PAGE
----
Climate change and India: Adaptation GAP (2015)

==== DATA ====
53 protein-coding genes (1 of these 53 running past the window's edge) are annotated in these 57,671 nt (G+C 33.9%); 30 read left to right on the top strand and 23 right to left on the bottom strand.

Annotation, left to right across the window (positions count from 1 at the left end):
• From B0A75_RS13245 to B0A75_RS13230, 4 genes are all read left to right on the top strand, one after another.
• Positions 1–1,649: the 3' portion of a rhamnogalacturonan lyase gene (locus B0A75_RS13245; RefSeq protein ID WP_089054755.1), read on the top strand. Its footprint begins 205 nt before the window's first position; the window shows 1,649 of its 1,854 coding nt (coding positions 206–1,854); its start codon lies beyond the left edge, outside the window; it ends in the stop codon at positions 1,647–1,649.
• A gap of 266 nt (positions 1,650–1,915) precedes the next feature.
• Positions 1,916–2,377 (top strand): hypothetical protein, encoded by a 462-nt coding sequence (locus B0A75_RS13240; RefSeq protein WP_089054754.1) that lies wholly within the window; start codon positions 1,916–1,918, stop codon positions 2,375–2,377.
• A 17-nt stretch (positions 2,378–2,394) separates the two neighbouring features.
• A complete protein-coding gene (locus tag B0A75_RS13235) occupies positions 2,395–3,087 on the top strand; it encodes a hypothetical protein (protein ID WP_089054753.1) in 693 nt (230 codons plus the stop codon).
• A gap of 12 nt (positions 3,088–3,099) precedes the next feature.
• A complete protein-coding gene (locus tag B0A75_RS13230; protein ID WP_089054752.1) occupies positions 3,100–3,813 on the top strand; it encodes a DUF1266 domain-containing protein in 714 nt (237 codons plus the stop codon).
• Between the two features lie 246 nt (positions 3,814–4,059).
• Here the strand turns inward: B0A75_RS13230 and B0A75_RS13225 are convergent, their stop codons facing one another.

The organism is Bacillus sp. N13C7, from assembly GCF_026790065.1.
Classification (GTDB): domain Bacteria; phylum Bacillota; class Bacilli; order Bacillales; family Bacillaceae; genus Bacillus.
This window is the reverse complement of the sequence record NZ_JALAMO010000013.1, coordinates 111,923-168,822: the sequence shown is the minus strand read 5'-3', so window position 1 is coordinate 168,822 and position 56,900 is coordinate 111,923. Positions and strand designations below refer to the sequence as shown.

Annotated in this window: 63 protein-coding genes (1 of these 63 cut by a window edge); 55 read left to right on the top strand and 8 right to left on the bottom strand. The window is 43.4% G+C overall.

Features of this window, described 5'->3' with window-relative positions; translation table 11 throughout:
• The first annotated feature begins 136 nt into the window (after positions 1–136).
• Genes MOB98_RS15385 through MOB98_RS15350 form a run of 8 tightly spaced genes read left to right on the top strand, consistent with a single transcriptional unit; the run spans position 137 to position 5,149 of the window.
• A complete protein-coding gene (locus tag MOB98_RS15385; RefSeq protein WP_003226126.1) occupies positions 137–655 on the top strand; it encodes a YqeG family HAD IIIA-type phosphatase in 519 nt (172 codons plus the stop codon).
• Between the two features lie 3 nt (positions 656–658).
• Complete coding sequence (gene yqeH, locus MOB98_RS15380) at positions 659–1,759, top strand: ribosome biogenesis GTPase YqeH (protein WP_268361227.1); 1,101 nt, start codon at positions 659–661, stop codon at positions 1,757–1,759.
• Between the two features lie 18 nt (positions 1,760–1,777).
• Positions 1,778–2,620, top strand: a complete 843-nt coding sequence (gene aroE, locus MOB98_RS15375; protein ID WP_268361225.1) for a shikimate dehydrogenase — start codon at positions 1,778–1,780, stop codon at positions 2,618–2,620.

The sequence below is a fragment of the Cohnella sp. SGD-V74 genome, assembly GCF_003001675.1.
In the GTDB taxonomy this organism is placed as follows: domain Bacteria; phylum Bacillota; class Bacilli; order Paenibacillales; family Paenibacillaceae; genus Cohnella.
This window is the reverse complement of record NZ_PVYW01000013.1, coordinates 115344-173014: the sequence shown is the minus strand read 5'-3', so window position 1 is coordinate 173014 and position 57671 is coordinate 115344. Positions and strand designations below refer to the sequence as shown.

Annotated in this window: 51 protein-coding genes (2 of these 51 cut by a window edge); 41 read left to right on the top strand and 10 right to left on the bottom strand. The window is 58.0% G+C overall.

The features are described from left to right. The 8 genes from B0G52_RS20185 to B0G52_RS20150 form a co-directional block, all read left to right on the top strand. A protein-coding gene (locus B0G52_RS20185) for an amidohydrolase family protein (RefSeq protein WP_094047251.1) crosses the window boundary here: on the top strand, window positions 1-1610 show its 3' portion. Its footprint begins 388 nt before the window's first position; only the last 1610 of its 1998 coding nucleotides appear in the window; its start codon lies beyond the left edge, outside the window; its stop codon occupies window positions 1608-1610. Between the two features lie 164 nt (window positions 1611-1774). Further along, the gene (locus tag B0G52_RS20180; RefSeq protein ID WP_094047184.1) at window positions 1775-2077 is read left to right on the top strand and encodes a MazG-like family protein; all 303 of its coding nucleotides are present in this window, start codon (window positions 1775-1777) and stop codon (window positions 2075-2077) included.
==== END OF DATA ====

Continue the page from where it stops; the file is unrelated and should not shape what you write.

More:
Climate change is projected to have severe adverse impacts on India’s population, natural ecosystems, and socio-economic parameters. India’s vulnerability to climate change impacts is profound since around 650 million Indians are dependent on rain-fed agriculture for their livelihoods; around 250 million Indians live along a 7500 km of coastline that is at high risk due to sea level rise and extreme weather events; many of the 10,000-odd Indian glaciers are receding at a rapid rate; and deforestation is happening. India is concerned about climate change impacts. India occupies 2.4% of the global land area, supports 17% of the global population and contributes less than 4% of global greenhouse gas emissions. Sustainable development is at the core of Indian planning process and India has been making huge efforts for enhancing the quality of life of her people including sustained poverty alleviation efforts. This report analyzes the climate change that is already occurring in India, projected future climate change, the proactive measures Government of India is taking to adapt to the adverse impacts of climate change, and the Adaptation Gap that is ever increasing. India has experienced substantial changes in mean and extreme climate during the period of 1951-2013. For instance, mean annual air temperature has increased in many regions of the country. Other than the mean annual air temperature, prominent increase was observed in the number of hot days, night-time temperature, and growing degree days during the period of 1951-2013.